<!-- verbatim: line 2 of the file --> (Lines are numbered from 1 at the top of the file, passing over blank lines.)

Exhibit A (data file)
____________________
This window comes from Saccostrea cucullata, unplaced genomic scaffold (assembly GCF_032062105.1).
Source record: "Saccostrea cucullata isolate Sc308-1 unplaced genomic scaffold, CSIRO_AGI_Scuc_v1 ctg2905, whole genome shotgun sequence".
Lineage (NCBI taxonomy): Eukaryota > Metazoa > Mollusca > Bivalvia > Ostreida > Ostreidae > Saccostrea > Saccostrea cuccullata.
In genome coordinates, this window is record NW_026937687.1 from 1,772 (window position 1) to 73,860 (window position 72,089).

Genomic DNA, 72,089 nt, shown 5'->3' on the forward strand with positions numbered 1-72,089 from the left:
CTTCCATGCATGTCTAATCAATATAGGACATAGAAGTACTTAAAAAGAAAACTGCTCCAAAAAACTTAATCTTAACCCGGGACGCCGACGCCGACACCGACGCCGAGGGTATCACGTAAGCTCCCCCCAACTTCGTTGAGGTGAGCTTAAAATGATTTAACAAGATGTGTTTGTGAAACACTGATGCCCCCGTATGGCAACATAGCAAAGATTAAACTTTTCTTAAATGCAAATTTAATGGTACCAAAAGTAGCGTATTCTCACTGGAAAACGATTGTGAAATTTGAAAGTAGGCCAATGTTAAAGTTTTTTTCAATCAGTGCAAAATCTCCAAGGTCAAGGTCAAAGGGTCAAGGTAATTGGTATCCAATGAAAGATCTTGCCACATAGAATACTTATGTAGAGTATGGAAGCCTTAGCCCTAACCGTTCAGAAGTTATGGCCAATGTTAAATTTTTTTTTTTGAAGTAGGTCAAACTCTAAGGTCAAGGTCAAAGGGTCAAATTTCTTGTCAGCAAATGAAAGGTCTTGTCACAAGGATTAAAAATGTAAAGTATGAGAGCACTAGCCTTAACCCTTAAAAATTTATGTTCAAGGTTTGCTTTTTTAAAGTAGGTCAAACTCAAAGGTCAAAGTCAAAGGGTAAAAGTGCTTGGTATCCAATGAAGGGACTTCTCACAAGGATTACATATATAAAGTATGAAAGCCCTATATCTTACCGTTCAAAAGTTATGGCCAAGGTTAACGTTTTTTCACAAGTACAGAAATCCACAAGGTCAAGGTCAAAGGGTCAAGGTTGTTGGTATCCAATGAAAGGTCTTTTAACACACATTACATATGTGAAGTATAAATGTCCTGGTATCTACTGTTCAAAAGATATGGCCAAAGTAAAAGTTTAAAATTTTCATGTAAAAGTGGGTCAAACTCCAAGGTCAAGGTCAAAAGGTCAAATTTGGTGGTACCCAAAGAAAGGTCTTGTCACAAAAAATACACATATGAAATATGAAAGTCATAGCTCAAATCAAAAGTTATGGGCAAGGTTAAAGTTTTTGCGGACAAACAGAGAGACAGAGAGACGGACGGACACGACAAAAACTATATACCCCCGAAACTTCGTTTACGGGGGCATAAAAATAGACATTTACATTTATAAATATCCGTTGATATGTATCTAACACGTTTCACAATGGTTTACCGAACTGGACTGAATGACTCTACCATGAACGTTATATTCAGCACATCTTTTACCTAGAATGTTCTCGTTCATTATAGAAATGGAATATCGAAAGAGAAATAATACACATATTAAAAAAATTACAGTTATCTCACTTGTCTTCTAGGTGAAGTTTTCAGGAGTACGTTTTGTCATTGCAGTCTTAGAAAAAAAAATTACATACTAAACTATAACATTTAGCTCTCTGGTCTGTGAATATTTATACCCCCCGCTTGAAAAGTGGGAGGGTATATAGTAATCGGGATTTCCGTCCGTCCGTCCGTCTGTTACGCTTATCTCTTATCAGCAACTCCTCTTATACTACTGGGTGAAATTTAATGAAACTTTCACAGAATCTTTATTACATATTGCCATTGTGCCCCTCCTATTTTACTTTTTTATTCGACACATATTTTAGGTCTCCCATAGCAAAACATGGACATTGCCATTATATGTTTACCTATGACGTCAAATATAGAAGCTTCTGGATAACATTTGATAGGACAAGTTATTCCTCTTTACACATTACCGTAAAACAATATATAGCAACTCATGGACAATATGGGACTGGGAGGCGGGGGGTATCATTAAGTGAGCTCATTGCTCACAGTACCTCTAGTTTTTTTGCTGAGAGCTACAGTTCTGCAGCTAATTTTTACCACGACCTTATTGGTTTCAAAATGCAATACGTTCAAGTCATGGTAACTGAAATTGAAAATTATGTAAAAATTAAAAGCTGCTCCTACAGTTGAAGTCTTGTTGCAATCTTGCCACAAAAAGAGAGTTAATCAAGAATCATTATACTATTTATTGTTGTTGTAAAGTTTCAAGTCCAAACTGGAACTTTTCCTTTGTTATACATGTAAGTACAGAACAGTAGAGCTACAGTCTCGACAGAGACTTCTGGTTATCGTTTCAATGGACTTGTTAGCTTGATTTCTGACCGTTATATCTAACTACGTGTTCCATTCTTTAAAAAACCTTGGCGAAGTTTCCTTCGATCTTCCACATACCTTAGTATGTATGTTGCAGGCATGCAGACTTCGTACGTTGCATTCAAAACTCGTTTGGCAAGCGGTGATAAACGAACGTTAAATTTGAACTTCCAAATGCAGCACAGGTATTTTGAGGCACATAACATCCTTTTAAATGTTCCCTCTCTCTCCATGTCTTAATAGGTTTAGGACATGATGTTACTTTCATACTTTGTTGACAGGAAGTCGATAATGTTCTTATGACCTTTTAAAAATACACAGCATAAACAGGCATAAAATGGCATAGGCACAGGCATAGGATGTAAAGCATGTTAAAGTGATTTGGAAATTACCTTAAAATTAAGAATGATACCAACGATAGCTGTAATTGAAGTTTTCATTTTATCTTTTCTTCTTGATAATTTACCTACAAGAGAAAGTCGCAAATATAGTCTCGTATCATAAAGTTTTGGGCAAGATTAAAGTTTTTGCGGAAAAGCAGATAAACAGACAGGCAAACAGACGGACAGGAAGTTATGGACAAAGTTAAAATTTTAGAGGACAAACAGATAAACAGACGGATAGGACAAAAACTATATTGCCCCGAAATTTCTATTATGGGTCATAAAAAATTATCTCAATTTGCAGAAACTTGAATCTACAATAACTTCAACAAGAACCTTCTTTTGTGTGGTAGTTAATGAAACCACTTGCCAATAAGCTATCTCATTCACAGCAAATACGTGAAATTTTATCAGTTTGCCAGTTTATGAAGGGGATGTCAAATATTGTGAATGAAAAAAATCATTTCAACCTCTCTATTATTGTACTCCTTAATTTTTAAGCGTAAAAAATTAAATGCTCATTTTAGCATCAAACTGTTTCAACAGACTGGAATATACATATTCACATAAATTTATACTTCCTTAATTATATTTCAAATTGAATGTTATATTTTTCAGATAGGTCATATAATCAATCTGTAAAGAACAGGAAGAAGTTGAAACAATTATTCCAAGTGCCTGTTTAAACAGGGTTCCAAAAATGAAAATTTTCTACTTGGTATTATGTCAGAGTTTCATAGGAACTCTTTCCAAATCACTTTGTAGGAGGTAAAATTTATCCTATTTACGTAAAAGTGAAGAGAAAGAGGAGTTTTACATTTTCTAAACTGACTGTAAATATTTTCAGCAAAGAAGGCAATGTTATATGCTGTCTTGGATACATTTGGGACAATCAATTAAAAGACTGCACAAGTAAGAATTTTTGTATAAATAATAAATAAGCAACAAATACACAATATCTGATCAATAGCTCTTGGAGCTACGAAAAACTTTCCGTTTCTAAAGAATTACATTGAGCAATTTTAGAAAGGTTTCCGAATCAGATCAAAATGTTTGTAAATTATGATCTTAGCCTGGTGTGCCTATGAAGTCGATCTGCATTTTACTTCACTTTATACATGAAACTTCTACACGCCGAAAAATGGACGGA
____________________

Source record: "Saccostrea cucullata isolate Sc308-1 unplaced genomic scaffold, CSIRO_AGI_Scuc_v1 ctg2905, whole genome shotgun sequence".